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Class A-biosolids compost

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Class A-biosolids compost

Post  Bud Alexis on 7/27/2011, 1:37 pm

This type of compost is obtained from a composting operation, usually by a city or county, as a means to recycle vegetation, usually hauled off to a dump. It is processed into compost and in an alloted time sold by the load to anyone who will come and get it.The beneficial use of Class A biosolids on farmland, in landscaping, and for tree cultivation is one of the highest.

I was wondering if there is anyone else who might know the nutritional value for a vegetable garden.

Bud Alexis

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Re: Class A-biosolids compost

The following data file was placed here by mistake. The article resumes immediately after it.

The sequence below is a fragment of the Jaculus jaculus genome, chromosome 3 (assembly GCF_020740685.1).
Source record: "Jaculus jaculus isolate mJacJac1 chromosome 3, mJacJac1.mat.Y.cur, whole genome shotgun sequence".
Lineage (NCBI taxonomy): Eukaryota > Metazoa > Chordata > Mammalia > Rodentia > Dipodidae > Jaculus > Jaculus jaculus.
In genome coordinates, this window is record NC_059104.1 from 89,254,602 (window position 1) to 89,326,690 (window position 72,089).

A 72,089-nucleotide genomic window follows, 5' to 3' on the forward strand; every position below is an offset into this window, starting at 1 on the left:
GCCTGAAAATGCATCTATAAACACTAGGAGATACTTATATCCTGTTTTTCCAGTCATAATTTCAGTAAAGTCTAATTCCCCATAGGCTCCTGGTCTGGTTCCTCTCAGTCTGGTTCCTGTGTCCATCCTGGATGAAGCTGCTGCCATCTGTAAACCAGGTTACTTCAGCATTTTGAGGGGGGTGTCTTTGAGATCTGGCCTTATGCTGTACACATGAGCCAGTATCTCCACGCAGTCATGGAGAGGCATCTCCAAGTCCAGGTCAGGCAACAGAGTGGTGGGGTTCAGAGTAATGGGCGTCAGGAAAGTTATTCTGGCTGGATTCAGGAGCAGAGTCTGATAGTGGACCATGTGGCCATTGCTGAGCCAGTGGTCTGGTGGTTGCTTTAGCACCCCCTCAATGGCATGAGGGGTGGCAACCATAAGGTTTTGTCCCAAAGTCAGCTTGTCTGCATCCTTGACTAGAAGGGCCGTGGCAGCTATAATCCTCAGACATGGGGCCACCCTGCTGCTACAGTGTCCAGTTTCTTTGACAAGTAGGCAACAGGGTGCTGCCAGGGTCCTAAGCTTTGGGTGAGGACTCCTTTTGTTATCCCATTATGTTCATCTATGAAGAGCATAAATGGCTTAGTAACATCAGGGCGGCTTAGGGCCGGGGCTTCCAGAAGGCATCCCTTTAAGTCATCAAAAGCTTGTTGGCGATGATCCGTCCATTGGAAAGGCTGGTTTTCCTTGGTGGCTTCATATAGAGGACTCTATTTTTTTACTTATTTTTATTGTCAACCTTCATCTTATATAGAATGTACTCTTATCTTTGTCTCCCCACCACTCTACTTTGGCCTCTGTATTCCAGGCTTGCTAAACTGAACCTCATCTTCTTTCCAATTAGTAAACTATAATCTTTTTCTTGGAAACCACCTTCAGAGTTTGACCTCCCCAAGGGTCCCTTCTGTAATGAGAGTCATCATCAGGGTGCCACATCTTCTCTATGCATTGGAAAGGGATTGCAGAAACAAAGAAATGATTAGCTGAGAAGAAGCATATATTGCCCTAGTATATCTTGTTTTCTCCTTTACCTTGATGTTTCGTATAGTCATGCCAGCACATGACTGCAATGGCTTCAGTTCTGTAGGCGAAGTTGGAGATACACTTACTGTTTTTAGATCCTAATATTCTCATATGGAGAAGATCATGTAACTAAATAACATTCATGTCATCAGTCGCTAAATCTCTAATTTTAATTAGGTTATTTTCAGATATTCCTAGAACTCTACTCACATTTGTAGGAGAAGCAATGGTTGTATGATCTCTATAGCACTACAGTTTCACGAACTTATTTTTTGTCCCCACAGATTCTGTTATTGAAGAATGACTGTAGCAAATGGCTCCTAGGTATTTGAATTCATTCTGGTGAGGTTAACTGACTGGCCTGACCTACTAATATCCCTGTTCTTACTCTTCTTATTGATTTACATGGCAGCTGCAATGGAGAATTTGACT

Post  boffer on 7/27/2011, 1:58 pm

A quick google check showed this:

Biosolids — The soil-like residue of materials removed from sewage during the treatment process. During treatment, bacteria and other tiny organisms break sewage down into simpler, harmless organic matter. The organic matter combined with bacterial cell masses, settles out to form biosolids.

Class A Biosolids
Class A biosolids contain minute levels of pathogens. To achieve Class A certification, biosolids must undergo heating, composting, digestion or increased pH that reduces pathogens to below detectable levels. Some treatment processes change the composition of the biosolids to a pellet or granular substance, which can be used as a commercial fertilizer. Once these goals are achieved, Class A biosolids can be land applied without any pathogen-related restrictions at the site. Class A biosolids can be bagged and marketed to the public for application to lawns and gardens.

That's a far cry from composting trees and grass. Are we talking about two different things?

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Re: Class A-biosolids compost

Post  littlejo on 7/27/2011, 5:17 pm